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Externalism and a Posteriori Semantics
Sören Häggqvist and Åsa Wikforss
Vol. 67, No. 3 (Nov., 2007), pp. 373-386
Published by: Springer
Stable URL: http://www.jstor.org/stable/27667939
Page Count: 14
You can always find the topics here!Topics: Externalism, A posteriori knowledge, Natural kinds, Semantics, A priori knowledge, Logical form, Descriptivism, Socratic philosophy, Singular terms, Intuition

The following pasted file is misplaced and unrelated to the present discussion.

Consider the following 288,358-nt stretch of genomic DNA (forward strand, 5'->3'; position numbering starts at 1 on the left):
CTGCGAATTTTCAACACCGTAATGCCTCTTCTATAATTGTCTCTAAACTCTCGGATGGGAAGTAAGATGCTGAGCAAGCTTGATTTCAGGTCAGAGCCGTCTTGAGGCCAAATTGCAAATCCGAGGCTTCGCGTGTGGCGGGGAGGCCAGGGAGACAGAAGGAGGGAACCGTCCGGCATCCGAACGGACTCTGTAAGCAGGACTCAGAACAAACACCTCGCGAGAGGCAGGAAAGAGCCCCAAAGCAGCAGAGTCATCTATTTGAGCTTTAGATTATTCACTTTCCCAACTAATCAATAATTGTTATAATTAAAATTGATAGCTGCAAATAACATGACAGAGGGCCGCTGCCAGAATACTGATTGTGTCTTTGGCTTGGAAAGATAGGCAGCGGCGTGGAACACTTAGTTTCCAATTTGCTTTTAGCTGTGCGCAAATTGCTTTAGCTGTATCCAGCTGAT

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It is widely held that the meaning of certain types of terms, such as natural kind terms, is individuated externalistically, in terms of the individual's external environment. Recently a more radical thesis has emerged, a thesis we dub 'a posteriori semantics.' The suggestion is that not only does a term's meaning depend on the external environment, but so does its semantics. One motivation for this is the aim to account for cases where a putative natural kind term fails to pick out a natural kind: The term may have a standard externalist semantics (if it picks out a natural kind) or a more descriptivist one (if it does not). Knowing which semantics applies will therefore require detailed empirical knowledge. This move has also been employed in cases where a singular term, such as a name, fails to have a reference. We argue that a posteriori semantics is inherently implausible, since the type of semantics common terms should be given ought not to be conditional on details of chemistry or physics. A number of difficulties for the position—'metaphysical,' epistemological, and methodological—are articulated. Finally, we suggest that a posteriori semantics misconstrues the way in which semantics is empirical.
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